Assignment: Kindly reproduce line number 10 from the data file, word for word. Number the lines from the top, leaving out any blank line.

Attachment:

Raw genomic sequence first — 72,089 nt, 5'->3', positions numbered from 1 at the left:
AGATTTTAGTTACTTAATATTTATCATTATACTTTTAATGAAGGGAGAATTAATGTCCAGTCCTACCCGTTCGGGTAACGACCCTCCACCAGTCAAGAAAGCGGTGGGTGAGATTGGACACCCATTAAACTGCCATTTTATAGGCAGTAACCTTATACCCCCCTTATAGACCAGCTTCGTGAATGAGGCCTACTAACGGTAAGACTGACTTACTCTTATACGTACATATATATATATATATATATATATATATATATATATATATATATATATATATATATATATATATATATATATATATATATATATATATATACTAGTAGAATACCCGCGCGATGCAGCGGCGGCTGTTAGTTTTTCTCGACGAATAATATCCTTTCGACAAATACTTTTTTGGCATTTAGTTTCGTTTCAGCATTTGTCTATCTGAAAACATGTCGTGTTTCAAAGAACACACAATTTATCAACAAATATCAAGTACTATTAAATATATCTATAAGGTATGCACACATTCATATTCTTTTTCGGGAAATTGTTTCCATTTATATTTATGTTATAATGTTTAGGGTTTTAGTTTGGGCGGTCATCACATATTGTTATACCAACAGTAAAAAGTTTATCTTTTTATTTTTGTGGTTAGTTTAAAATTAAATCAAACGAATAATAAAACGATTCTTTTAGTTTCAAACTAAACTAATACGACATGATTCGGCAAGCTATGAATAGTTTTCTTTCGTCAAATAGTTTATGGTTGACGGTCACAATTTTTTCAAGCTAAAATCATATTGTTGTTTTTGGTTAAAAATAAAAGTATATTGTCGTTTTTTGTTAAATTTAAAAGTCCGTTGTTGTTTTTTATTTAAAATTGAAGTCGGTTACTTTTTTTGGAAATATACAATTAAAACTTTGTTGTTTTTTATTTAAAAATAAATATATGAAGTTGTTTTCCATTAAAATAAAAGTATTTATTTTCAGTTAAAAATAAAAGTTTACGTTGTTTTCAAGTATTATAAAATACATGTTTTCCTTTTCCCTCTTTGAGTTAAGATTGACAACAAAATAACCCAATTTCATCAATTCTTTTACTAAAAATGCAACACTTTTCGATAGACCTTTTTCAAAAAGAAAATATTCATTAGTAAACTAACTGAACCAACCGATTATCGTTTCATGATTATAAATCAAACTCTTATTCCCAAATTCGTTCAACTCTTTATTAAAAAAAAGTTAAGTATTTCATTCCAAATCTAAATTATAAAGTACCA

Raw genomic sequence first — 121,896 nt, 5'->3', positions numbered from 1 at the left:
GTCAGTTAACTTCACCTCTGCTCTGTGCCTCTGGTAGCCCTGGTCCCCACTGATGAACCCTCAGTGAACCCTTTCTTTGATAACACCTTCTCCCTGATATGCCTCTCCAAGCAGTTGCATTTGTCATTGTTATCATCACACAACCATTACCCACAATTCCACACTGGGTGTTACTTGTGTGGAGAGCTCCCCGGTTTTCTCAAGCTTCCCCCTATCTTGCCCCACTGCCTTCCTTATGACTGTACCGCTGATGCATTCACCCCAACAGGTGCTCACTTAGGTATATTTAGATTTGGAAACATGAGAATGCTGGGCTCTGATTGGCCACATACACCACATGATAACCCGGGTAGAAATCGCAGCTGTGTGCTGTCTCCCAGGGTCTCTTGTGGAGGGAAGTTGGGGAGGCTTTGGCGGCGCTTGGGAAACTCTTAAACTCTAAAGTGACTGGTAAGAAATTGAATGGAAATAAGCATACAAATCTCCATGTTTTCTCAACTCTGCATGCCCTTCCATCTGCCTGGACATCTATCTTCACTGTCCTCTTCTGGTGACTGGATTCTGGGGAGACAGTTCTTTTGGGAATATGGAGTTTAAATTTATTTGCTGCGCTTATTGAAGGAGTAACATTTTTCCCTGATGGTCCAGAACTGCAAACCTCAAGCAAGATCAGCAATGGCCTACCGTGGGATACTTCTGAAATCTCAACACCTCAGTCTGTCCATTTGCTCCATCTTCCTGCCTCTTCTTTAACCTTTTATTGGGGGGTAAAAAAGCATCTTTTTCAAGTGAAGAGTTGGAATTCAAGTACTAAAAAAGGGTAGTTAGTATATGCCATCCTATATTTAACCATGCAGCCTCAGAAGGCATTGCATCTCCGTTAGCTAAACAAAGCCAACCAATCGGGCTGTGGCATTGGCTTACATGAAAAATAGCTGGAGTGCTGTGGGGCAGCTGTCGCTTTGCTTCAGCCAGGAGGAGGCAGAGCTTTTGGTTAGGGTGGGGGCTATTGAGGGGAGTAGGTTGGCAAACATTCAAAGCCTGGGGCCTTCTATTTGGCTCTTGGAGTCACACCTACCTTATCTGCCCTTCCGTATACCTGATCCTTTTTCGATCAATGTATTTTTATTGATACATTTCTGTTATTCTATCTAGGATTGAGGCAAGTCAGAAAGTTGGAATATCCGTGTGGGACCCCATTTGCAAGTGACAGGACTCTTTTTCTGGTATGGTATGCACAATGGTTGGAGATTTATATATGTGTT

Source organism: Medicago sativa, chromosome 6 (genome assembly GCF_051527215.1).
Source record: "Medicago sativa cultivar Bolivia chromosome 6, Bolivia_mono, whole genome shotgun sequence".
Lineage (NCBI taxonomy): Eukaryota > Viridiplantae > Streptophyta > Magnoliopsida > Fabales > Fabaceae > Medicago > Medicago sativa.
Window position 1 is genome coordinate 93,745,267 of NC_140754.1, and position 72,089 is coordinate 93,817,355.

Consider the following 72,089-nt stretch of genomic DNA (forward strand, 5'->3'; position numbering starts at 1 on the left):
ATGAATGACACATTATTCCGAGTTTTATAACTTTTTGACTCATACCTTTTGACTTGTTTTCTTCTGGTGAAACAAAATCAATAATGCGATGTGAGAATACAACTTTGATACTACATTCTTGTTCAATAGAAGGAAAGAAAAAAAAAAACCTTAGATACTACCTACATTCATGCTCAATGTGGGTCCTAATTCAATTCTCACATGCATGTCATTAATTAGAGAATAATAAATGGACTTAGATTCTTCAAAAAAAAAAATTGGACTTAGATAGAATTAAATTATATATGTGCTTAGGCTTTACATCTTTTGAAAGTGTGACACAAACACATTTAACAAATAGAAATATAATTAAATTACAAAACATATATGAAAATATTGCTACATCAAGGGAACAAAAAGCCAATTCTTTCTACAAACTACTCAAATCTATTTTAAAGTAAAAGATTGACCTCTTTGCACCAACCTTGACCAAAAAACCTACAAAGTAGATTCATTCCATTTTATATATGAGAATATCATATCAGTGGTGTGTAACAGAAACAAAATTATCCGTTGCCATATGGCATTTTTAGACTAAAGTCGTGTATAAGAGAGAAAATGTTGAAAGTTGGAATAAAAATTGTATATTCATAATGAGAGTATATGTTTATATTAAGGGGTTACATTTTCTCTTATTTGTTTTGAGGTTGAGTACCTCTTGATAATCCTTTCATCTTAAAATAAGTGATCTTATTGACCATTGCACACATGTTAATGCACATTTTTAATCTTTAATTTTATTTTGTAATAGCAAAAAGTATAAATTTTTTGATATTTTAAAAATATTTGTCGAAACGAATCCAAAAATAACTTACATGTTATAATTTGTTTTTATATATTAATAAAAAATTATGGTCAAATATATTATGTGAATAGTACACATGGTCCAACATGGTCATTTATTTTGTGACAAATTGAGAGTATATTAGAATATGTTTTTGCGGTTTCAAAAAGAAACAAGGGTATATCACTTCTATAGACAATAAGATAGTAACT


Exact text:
ATGAATGACACATTATTCCGAGTTTTATAACTTTTTGACTCATACCTTTTGACTTGTTTTCTTCTGGTGAAACAAAATCAATAATGCGATGTGAGAATACAACTTTGATACTACATTCTTGTTCAATAGAAGGAAAGAAAAAAAAAAACCTTAGATACTACCTACATTCATGCTCAATGTGGGTCCTAATTCAATTCTCACATGCATGTCATTAATTAGAGAATAATAAATGGACTTAGATTCTTCAAAAAAAAAAATTGGACTTAGATAGAATTAAATTATATATGTGCTTAGGCTTTACATCTTTTGAAAGTGTGACACAAACACATTTAACAAATAGAAATATAATTAAATTACAAAACATATATGAAAATATTGCTACATCAAGGGAACAAAAAGCCAATTCTTTCTACAAACTACTCAAATCTATTTTAAAGTAAAAGATTGACCTCTTTGCACCAACCTTGACCAAAAAACCTACAAAGTAGATTCATTCCATTTTATATATGAGAATATCATATCAGTGGTGTGTAACAGAAACAAAATTATCCGTTGCCATATGGCATTTTTAGACTAAAGTCGTGTATAAGAGAGAAAATGTTGAAAGTTGGAATAAAAATTGTATATTCATAATGAGAGTATATGTTTATATTAAGGGGTTACATTTTCTCTTATTTGTTTTGAGGTTGAGTACCTCTTGATAATCCTTTCATCTTAAAATAAGTGATCTTATTGACCATTGCACACATGTTAATGCACATTTTTAATCTTTAATTTTATTTTGTAATAGCAAAAAGTATAAATTTTTTGATATTTTAAAAATATTTGTCGAAACGAATCCAAAAATAACTTACATGTTATAATTTGTTTTTATATATTAATAAAAAATTATGGTCAAATATATTATGTGAATAGTACACATGGTCCAACATGGTCATTTATTTTGTGACAAATTGAGAGTATATTAGAATATGTTTTTGCGGTTTCAAAAAGAAACAAGGGTATATCACTTCTATAGACAATAAGATAGTAACT